Standard 4 calls teachers to use knowledge of their content, pedagogy, and their students to improve learning.  This standard (and sub-standards 4.1 – 4.4) reveals the complex web of interrelated considerations teachers much keep in mind – pedagogical approaches, instructional outcomes, lesson and unit structure, assessment methods.  I have learned that feedback is an important tool for improving student learning, precisely because it can meaningfully coordinate this complex web of teacher activities listed in Standard 4.

Feedback is often considered a component of assessment (it’s the stuff teachers write on student essays, they stuff students try and fail to read before they lose it).  Hattie and Timperley, in their systematic investigation of feedback’s power to impact student learning, have argued that “Feedback is among the most critical influences on student learning” (105).  They’ve also outlined several specific best-practices that will make feedback more effective; the author’s findings indicate that feedback plays a critical role in planning and instruction as well as assessment.

Based on Hattie and Timperley’s findings, I planned a 3-week poetry unit around a feedback strategy.  I wrote 1-paragraph timed write prompt, created a rubric for grading the timed-write, and planned instruction based on that rubric.  I had students write an analysis paragraph on Monday of our last week, based on the same prompt as the summative assessment.  I planned to give detailed, task-oriented feedback on this first round of paragraphs before the final timed-write at the end of the unit.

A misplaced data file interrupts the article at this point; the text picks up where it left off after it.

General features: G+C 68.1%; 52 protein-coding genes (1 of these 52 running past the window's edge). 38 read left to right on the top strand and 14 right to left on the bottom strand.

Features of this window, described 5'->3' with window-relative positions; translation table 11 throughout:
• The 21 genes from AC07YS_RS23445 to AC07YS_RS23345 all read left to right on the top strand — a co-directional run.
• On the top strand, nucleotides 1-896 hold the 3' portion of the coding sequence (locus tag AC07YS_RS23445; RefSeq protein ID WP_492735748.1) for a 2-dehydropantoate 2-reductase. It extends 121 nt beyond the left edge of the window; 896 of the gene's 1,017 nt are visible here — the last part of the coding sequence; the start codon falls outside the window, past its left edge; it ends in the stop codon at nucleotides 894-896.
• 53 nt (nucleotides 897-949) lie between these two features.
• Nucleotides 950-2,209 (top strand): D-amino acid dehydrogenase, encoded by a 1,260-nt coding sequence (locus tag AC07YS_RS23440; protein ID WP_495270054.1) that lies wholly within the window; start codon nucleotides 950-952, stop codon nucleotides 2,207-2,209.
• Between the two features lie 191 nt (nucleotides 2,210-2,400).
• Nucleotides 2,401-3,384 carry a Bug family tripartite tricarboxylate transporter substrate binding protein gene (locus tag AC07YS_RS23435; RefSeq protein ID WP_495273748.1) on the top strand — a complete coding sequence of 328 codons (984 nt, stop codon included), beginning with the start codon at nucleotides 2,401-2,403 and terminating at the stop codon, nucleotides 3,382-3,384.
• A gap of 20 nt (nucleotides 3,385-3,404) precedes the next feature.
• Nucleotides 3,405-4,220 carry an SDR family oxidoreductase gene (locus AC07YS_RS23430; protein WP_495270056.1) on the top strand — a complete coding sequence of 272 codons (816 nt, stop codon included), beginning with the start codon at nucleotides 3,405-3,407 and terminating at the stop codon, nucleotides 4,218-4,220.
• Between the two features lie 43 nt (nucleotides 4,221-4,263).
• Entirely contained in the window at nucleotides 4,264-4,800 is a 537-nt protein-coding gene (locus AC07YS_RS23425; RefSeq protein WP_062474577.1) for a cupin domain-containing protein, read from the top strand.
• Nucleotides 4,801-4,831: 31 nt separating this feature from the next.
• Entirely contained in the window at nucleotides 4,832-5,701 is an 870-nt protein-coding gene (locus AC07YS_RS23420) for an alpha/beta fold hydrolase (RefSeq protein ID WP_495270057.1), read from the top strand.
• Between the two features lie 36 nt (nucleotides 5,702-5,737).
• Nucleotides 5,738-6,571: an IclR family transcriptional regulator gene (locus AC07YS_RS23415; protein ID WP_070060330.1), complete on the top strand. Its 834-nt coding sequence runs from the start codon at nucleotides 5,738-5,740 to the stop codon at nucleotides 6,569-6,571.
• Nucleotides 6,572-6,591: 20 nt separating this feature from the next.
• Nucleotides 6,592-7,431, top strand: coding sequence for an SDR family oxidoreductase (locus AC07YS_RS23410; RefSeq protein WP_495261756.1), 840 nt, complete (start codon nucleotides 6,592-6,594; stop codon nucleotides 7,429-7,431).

And then I came down with a monstrous cold.

The chief aim for my poetry unit was to test the degree to which my feedback would impact student performance on a summative writing task.  I didn’t get to test that.  The process of writing feedback did, however, highlight another important conclusion of Hattie and Timperley’s investigation.  I found that it’s much easier to write feedback that is sufficiently detailed and highly relevant to the assessment task when I have already been equally detailed and explicit in my instruction.  As Hattie and Timperley point out, “[Feedback] is but part of the teaching process and is that which happens second—after a student has responded to initial instruction.”  If my feedback is meant to evaluate their response to initial instruction, my feedback will be most useful (and easiest to write) if I use the same language as I’ve used during instruction.

As a classmate has pointed out, feedback allows teachers to embed instruction into the assessment process.  To that end, I’m eager to keep Hattie and Timperley’s findings in mind as I seek to plan units with a specific feedback strategy in mind.

A major aim of the educative process is to assist in identifying these gaps (“How am I going?” relative to “Where am I going?”) and to provide remediation in the form of alternative or other steps (“Where to next?”). (105)

Module 3 Reflection – for EDTC6433

Question for ISTE #3 – How can I model and facilitate digital literacy for my 6th grade ELA students?

“Digital Literacy” – What’s that?

There are several definitions and alternative labels for digital literacy floating around in the education technology conversation.  I am thankful to Karon Dragon and Wasnieswski Ewa of the University of Alberta, who have provided the following summary: